Telluride Regional Airport
|Telluride Regional Airport|
|Owner||Telluride Regional Airport Authority|
|Elevation AMSL||9,070 ft / 2,767 m|
Telluride Regional Airport (IATA: TEX, ICAO: KTEX, FAA LID: TEX) is a public airport six miles west of Telluride, in San Miguel County, Colorado. It is owned by the Telluride Regional Airport Authority. At an elevation of 9,078 feet (2767 m) above sea level, it was the highest commercial airport in North America with scheduled passenger flights when Great Lakes Airlines resumed scheduled passenger service in December 2016; however, those flights then ceased in March 2018.
Facilities and aircraft
Telluride Regional Airport covers 542 acres (219 ha) and has one runway, 9/27, 6,911 by 100 feet (2,106 by 30 m). The runway is on a plateau and still dips slightly in the center, although the dip was more pronounced prior to a renovation in 2009. It can be a challenging but beautiful approach for pilots. In the past during winter months, about 20% of the scheduled commuter airline flights were diverting to other airports because of abruptly adverse landing conditions. This is not unusual since other mountain airports like Sun Valley have similar statistics. When flying to the Telluride Regional Airport, pilots must be aware of unique issues impacting the airfield including high terrain exceeding 14,000 feet (4,300 m), as well as the airport's location on a plateau with a thousand-foot (300 m) drop to the San Miguel River below.
In the year ending April 30, 2007 the airport had 26,709 aircraft operations, average 73 per day: 53% air taxi, 35% general aviation and 12% scheduled commercial. 42 aircraft were then based at this airport: 60% single-engine, 21% multi-engine, 7% jet, 2% helicopter and 10% glider.
Historical airline service
During the late 1980s, Rocky Mountain Airways operating as Continental Express on behalf of Continental Airlines was flying 50-passenger seat de Havilland Canada DHC-7 Dash 7 turboprops nonstop to Denver (DEN) and Aspen (ASE). The four-engine, STOL capable Dash 7 was the largest aircraft ever to provide scheduled passenger service into Telluride. By the 1990s, the airport had ski season nonstop passenger flights to Denver, Phoenix, and Los Angeles during the winter months. Mesa Airlines operating Embraer EMB-120 Brasilia and Beechcraft 1900 turboprops flew nonstop to Denver as United Express and to Phoenix (PHX) as US Airways Express. Later US Airways Express services to Phoenix were flown with de Havilland Canada DHC-8 Dash 8 turboprops as the EMB-120s were retired. SkyWest Airlines operating as the Delta Connection flew nonstop Embraer EMB-120 Brasilia service to Los Angeles (LAX). StatesWest Airlines flew Beechcraft 1900C turboprops flew nonstop to Laughlin, NV/Bullhead City, AZ with continuing service to Los Angeles. Great Lakes Airlines flew Beechcraft 1900Ds nonstop to Denver; however, Great Lakes then discontinued all service to Telluride on September 16, 2014. Great Lakes returned to the airport in December 2016 with flights to Denver and later Phoenix. The airport has never had scheduled airline jet service although private business jets do operate into the Telluride Regional Airport. In the absence of airline jet flights, scheduled passenger jet service is available via the Montrose Regional Airport (MTJ), the Durango-La Plata County Airport (DRO) and the Grand Junction Regional Airport (GJT).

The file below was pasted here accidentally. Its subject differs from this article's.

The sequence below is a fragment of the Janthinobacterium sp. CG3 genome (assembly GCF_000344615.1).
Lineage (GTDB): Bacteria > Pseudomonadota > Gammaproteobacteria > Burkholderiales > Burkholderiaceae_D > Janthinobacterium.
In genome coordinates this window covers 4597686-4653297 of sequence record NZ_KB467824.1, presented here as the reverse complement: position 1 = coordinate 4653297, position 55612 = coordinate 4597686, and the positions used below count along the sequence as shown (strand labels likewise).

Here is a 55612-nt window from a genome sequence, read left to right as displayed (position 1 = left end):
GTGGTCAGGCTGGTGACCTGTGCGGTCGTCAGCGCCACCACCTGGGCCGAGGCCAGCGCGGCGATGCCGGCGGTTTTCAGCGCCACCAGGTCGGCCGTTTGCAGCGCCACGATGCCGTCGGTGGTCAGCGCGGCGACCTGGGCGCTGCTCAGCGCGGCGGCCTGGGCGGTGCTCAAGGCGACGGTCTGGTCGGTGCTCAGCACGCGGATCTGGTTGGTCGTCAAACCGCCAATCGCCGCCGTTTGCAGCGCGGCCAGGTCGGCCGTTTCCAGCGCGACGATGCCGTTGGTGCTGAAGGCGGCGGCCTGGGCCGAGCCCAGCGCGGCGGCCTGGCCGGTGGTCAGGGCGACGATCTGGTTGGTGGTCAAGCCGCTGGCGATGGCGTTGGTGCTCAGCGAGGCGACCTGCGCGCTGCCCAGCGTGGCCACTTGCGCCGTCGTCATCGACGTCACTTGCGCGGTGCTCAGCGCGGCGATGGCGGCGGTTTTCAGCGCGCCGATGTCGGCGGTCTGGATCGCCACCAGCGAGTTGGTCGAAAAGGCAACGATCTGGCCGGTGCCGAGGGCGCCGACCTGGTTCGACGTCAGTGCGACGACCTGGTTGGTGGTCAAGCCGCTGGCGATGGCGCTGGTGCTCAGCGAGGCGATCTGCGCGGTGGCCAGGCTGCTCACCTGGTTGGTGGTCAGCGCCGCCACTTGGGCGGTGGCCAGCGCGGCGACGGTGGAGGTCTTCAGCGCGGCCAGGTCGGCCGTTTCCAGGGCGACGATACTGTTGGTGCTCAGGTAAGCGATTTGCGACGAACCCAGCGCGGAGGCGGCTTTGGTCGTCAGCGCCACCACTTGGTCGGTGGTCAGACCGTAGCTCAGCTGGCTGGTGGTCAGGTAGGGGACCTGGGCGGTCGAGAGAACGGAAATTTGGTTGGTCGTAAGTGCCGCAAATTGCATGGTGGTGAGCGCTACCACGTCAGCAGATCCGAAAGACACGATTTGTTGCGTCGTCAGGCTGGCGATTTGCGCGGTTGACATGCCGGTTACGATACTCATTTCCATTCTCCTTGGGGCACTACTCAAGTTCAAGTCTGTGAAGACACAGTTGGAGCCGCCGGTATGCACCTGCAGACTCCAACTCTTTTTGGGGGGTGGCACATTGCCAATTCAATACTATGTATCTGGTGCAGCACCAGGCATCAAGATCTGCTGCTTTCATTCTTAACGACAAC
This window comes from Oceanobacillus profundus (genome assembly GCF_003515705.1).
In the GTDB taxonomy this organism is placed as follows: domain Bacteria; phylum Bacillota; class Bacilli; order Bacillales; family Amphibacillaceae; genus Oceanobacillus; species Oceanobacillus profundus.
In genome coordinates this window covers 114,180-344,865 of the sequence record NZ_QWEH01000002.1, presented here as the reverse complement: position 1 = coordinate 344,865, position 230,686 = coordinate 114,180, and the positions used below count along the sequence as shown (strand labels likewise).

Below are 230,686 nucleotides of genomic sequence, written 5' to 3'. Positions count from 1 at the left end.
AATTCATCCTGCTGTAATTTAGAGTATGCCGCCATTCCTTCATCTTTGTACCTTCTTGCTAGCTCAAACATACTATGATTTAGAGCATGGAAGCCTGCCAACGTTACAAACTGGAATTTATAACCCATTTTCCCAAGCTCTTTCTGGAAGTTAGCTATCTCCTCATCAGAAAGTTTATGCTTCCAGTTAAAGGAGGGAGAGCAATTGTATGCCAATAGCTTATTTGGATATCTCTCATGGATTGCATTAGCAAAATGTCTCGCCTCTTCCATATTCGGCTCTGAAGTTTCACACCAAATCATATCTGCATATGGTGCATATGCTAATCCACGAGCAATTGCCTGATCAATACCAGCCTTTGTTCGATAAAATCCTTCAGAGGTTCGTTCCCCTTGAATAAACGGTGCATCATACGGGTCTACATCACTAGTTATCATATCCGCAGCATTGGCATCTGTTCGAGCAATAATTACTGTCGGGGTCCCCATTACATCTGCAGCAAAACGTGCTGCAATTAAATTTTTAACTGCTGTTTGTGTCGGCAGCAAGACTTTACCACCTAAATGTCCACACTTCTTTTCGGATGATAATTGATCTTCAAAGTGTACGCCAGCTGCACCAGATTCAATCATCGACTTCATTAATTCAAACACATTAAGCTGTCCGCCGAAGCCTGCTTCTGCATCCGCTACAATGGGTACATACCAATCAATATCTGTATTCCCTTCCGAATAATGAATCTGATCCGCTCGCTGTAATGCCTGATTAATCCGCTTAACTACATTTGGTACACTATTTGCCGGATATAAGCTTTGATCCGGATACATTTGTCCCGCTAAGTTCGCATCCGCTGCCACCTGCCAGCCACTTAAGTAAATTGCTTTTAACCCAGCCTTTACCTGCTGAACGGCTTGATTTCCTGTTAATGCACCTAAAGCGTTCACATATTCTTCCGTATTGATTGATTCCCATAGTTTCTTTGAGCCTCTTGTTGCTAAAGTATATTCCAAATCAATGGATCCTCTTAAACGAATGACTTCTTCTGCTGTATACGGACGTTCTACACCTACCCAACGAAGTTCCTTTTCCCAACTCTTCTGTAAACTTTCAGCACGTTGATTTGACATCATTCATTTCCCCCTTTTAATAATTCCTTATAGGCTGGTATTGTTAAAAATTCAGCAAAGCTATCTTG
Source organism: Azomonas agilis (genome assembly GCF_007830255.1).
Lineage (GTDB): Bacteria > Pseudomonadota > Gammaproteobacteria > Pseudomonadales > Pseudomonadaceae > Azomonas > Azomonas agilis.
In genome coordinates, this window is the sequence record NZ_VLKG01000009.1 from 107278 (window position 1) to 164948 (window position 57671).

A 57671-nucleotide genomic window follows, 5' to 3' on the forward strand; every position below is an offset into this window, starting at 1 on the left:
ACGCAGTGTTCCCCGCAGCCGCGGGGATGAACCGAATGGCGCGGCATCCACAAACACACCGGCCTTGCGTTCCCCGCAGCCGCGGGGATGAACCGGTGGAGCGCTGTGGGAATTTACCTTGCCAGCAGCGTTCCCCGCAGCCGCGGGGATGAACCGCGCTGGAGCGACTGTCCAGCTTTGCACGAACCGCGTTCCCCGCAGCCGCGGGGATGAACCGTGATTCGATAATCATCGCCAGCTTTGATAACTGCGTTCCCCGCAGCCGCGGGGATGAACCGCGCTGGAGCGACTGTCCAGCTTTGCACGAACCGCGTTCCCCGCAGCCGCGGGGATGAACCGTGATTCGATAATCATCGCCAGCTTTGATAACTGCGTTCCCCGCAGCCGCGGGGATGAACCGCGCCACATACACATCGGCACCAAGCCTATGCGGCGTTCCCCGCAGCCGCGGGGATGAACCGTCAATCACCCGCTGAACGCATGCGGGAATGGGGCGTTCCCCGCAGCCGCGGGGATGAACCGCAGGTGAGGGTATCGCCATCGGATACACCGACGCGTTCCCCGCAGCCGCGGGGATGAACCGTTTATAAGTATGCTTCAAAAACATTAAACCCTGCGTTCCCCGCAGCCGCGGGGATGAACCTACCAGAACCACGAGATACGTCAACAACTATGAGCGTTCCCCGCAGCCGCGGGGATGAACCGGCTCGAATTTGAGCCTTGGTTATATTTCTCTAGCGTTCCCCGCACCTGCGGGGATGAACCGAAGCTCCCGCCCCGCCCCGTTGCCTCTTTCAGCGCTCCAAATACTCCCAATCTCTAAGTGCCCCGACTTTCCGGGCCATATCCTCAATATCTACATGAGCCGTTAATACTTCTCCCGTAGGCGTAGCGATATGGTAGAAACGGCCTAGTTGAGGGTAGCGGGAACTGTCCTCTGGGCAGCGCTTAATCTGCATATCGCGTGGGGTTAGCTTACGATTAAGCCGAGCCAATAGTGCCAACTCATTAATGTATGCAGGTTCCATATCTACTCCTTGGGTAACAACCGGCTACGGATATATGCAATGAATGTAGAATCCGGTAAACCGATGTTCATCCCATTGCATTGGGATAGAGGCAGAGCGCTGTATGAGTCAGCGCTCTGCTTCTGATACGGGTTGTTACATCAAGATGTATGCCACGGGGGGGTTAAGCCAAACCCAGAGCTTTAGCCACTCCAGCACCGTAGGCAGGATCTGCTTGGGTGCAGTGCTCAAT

In March 2018, Great Lakes Airlines ceased all of the their operations flown with turboprop aircraft network-wide once again leaving Telluride Regional Airport without scheduled passenger air service.
Between April 7 and November 4 of 2009, the Telluride runway was closed for a $24 million runway renovation. The west end of the runway was lowered 30 feet, and the east end 14 ft. The material removed was placed in the center, removing the notorious dip in the middle of the runway. In addition, 41 feet of length was added to the runway and retaining walls were built on the side. In 2010, crews widened the airfield's safety areas from 150 feet to 250 feet, installed an Engineered Materials Arrestor System (EMAS) and finished ancillary aspects of the projects. Work on the EMAS was scheduled at night to prevent disrupting operations. These are designed in part to allow larger aircraft to utilize the airport.
Part of an episode of The Grand Tour was filmed at the airport, in which the presenters tried to get some Jaguar Cars up to 100 mph (160 km/h) and then stop before going over the cliff at the end of the runway.
- "Telluride Regional Airport". Tellurideairport.com. Retrieved 2018-01-21.
- FAA Airport Master Record for TEX ( PDF), effective 2008-06-05
- Criado, Justin (2018-03-28). "TEX loses commercial air service again". Telluride Daily Planet. Retrieved 2018-03-30.
- "Telluride Airport landing in a Mitsubishi MU-2". YouTube. 2006-07-21. Retrieved 2018-01-21.
- http://www.flysvra.com/pdfs/press-releases/Diversions-Big-Problem-at-FMAA-April-2011.pdf[permanent dead link]
- "Unusual Airports: Telluride Regional Airport". Bing. Retrieved August 21, 2010.
- http://www.departedflights.com, Feb. 1, 1987, Continental Airlines system timetable
- "Great Lakes pulls out of Telluride | News". telluridenews.com. 2014-12-01. Retrieved 2018-01-21.
- "KTEX - Telluride Regional Airport". AirNav. Retrieved 2018-01-21.
- Gray, Tim (April 2017). "Amazon's The Grand Tour Hosts Visit Colorado". KEKB (FM). Retrieved 12 January 2018.
Jeremy Clarkson sitting behind the wheel of a Jaguar on the runway of the Telluride Airport
- FAA TEX
- FAA Terminal Procedures for TEX, effective June 21, 2018
- Resources for this airport: